Susanne Tabata


Region: Vancouver British Columbia
| Nanaimo British Columbia

Bio

Susanne Tabata is a documentarian and digital media creator whose passion is to find truth in overlooked subject material. She was born in Nanaimo and grew up in Tokyo and Victoria before moving to Vancouver to study International Relations at UBC. Her artistic practice is informed by the shadow of trauma experienced by her pre-war Japanese Canadian family. Themes of alienation or belonging are present in her work.

Tabata was a UBC CITR radio DJ prior to involvement as an on-camera host on the first underground cable television show Nite Dreems, which led to immersive involvement in the independent music scene in Vancouver and aesthetic influences from late 70s early 80s punk and gay disco. Music videos and video art form a style bed on which she has made a number of educational resource films including the Noam Chomsky keynoted Shaking the Tree: Social Responsibility in Education; the environmental film U-Turn narrated by Severn Cullis-Suzuki, and the award-winning Us & Them: Race Relations and Canadian Identity.

In 1996, CBC Newsworld discovered Talk to Me, a film which asks 10 diverse students to explore questions of race, gender, sexual orientation, and privilege. Well before ‘intersectionality’ this national broadcast opened the door to conversations in high school classrooms across Canada. Tabata is a film producer, producing Barenaked in America, the 35mm touring film of the Canadian band the Barenaked Ladies, screened at TIFF. As a writer-producer-director she has created the west coast Canadian surfing history film 49 Degrees. She was the only woman out of ten winners in the FoxFUEL Experiment in Los Angeles and created Skategirl, which follows the parallel journeys of professional women skateboarders from the 70s through 2000s. Her feature documentary Bloodied But Unbowed chronicles the life and death of the first Vancouver punk scene of the late 1970s. The film opened at the mid-festival presentation at DOXA and has won accolades in Tokyo and Berlin. She recently worked as a producer and writer on PUNK, for broadcast on EPIX and through Bell Media Networks. Her broadcast relationships include CBC, CTV, Knowledge, Super Channel, SCN,TV Ontario and US network television.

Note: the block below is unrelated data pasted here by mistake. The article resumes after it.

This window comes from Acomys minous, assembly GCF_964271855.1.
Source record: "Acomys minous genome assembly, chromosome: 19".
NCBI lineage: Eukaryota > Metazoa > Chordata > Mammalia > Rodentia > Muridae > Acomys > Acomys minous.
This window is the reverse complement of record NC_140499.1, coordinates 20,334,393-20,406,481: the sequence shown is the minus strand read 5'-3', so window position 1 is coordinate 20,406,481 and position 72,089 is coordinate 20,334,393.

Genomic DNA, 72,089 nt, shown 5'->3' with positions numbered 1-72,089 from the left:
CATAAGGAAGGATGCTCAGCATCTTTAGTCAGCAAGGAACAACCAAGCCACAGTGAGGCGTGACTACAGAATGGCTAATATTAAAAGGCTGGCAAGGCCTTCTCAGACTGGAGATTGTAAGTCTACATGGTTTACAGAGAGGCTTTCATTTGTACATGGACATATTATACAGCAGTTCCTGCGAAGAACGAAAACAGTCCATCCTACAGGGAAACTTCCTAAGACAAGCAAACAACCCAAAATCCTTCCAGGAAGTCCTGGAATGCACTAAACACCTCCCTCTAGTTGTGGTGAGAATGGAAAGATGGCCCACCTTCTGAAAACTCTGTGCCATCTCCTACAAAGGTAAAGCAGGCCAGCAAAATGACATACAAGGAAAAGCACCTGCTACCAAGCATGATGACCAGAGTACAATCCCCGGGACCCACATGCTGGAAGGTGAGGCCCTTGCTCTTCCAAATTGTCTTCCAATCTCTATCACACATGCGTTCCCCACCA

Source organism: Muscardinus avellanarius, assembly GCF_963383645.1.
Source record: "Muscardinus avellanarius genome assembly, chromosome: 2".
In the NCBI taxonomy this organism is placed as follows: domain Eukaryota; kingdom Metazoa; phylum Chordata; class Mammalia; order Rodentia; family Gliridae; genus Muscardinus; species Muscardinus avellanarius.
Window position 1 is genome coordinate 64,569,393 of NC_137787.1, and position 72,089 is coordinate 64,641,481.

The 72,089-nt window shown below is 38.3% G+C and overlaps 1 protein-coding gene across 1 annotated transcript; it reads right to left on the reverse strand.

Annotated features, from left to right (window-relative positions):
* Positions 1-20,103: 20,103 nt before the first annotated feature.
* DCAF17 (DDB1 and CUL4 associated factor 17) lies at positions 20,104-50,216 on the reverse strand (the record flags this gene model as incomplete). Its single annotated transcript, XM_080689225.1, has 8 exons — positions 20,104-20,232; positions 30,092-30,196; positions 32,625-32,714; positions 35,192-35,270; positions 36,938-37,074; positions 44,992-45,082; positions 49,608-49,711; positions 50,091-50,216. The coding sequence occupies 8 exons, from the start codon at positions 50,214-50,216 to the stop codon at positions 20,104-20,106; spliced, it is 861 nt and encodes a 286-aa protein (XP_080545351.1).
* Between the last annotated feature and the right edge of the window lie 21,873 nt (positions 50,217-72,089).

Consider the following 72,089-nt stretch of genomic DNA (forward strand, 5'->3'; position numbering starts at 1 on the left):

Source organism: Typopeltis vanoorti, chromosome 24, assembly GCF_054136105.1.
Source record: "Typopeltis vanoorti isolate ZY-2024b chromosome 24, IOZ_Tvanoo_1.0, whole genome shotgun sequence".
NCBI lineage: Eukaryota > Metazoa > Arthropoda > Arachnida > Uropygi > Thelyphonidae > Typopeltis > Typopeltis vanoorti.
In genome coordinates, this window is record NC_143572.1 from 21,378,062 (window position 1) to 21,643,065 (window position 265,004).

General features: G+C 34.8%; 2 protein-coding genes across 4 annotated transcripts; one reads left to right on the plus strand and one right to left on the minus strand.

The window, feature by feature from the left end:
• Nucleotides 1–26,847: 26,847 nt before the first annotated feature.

Tabata does community-based film & digital media work for many small organizations. The 2016 documentary, The Survivors Totem Pole Project – is led by voices of survival and resilience in the Downtown Eastside of Vancouver – in particular Haida carver and hereditary chief-in-waiting Bernie “Skundaal” Williams. The two women are working on another project Through Survivors Eyes funded through the Vancouver Moving Theatrea and the BC Arts Council.

Susanne sat on the Community Council and the Steering Committee of the Landscapes of Injustice Research Collective, produced out of the University of Victoria and will lead the documentary unit of Past Wrongs Future Choices. In the summer of 2020, Tabata produced the Powell Street Festival Telethon as part of its Covid Pivot. Through funding from Digital Museums of Canada, together with the National Nikkei Museum, she was the creative lead on 2021 completed website production ‘Writing Wrongs: Japanese Canadian Letters of Protest from the 1940s’. Susanne has a background as an instructional designer and has conducted over 300 interviews, which advance the discussion of social justice. She is a part-time instructor in Media Arts and includes mentorship as part of her artistic practice.

As Chair of Arts for the NAJC, she lead both the creation of the on-line Japanese Canadian Artistis Directory japanesecanadianartists.com. and co-chaired the GEI Symposium 2022.

Tabata led BC Redress negotiations, and is currently the President of the Japanese Canadian Legacies Society which is the oversight Board to implement a $100M set of legacy initiatives proposed to the BC Government to right the historical wrongs of the past.

In summer 2022, Susanne was adopted by the St’langng Laanaas/Jaanaas clan of the Haida nation, and was given the name Si K’ajaang Jaad. It is with this responsibility that her work acknowledges the ongoing struggles of indigenous peoples in Canada.